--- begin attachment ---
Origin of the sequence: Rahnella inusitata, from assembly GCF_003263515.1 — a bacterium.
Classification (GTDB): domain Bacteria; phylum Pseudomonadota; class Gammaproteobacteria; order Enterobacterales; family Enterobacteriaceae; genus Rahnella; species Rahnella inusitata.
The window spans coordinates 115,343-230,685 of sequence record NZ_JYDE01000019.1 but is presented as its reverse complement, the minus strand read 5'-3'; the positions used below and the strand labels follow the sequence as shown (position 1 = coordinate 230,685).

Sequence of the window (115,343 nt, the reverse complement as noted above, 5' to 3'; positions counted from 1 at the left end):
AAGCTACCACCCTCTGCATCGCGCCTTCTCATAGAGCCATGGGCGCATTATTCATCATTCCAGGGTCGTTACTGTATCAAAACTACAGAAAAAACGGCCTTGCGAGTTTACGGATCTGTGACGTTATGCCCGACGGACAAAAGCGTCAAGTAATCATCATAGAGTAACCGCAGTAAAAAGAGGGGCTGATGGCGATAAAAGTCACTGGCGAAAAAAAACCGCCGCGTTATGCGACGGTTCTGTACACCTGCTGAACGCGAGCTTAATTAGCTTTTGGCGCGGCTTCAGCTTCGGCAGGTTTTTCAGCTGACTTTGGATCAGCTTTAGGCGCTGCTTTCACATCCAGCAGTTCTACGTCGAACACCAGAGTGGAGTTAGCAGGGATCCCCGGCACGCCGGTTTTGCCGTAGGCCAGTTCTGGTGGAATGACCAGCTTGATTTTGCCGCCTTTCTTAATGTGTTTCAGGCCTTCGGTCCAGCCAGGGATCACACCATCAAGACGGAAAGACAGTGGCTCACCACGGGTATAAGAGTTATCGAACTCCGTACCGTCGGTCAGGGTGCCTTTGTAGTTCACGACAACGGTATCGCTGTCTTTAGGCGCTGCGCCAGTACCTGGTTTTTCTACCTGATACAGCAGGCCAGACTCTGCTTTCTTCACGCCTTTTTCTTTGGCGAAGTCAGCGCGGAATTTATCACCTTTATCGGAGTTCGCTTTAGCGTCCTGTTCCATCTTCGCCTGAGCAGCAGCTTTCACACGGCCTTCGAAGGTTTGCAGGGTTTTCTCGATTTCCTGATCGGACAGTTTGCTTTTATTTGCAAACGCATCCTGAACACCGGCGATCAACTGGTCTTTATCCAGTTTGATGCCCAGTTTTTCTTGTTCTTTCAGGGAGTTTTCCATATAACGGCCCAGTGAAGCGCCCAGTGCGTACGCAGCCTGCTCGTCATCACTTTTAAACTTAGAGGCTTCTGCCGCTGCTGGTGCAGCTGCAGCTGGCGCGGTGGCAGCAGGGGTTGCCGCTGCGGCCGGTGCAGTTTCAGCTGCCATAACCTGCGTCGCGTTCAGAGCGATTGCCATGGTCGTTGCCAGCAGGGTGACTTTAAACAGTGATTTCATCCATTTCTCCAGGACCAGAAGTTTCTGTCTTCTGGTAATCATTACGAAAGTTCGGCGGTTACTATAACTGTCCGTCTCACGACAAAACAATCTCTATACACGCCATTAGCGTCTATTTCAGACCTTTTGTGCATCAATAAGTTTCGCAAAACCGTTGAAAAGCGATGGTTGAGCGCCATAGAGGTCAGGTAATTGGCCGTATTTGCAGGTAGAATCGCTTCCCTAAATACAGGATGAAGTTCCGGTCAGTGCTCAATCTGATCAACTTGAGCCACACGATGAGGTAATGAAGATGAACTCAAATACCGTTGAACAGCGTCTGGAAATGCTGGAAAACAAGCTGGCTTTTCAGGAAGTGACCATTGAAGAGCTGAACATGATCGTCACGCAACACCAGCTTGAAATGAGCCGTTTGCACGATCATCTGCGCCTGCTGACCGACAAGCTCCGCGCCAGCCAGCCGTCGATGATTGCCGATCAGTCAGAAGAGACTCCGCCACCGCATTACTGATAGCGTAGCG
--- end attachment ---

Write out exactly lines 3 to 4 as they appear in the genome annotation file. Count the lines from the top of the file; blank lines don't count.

The window spans coordinates 115,343-230,685 of sequence record NZ_JYDE01000019.1 but is presented as its reverse complement, the minus strand read 5'-3'; the positions used below and the strand labels follow the sequence as shown (position 1 = coordinate 230,685).

Sequence of the window (115,343 nt, the reverse complement as noted above, 5' to 3'; positions counted from 1 at the left end):